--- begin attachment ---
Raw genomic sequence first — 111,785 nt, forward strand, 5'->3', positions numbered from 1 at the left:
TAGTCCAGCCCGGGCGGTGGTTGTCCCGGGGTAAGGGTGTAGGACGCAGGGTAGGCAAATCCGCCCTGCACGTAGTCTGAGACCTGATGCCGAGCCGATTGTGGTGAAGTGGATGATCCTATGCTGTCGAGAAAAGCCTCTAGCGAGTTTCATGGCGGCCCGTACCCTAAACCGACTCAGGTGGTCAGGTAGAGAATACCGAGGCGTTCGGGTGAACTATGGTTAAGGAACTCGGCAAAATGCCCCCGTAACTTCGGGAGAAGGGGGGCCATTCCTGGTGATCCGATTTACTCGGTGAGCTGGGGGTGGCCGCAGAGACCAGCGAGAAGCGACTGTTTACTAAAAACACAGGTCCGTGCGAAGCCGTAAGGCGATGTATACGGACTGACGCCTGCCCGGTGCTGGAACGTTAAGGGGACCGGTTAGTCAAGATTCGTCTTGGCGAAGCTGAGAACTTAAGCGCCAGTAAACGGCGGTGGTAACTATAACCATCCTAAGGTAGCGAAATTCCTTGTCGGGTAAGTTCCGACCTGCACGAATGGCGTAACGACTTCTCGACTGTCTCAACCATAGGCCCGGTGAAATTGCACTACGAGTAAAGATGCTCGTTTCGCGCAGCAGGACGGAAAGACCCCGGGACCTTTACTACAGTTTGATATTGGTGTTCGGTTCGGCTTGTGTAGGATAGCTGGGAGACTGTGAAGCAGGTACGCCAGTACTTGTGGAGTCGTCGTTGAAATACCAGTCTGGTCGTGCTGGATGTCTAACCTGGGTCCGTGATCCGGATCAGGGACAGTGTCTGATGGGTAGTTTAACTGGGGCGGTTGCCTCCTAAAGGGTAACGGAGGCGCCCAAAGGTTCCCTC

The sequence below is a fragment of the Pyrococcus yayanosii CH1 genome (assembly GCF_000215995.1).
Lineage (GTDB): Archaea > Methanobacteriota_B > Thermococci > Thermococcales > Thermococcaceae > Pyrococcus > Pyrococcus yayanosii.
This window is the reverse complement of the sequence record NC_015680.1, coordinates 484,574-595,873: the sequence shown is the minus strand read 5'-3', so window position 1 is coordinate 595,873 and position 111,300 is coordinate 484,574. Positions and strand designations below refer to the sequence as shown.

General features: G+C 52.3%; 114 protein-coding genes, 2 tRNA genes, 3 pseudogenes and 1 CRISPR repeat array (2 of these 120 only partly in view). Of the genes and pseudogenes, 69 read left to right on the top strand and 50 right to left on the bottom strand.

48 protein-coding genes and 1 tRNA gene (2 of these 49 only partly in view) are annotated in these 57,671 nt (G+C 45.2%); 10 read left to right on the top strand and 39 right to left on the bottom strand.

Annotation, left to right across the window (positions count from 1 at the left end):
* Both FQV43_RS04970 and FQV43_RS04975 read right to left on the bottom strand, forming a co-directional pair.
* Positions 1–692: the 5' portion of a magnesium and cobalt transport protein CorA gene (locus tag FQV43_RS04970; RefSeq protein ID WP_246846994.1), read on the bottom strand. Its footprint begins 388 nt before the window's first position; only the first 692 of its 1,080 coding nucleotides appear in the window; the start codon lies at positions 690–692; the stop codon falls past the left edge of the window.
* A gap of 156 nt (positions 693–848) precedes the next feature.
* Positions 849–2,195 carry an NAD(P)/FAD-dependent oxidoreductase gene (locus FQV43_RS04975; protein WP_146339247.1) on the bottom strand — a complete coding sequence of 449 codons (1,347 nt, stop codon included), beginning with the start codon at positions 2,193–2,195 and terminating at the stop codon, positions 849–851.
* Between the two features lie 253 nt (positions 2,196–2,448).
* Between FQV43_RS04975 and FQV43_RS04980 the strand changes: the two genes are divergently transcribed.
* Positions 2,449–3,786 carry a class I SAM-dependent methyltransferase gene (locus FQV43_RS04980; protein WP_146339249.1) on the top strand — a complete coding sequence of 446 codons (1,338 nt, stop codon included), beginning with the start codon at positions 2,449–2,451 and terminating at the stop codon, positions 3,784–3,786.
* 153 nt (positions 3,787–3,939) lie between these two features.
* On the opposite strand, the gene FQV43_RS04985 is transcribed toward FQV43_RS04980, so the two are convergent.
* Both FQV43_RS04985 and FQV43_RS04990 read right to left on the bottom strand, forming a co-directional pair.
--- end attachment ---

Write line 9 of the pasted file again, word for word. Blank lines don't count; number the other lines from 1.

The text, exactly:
* Both FQV43_RS04970 and FQV43_RS04975 read right to left on the bottom strand, forming a co-directional pair.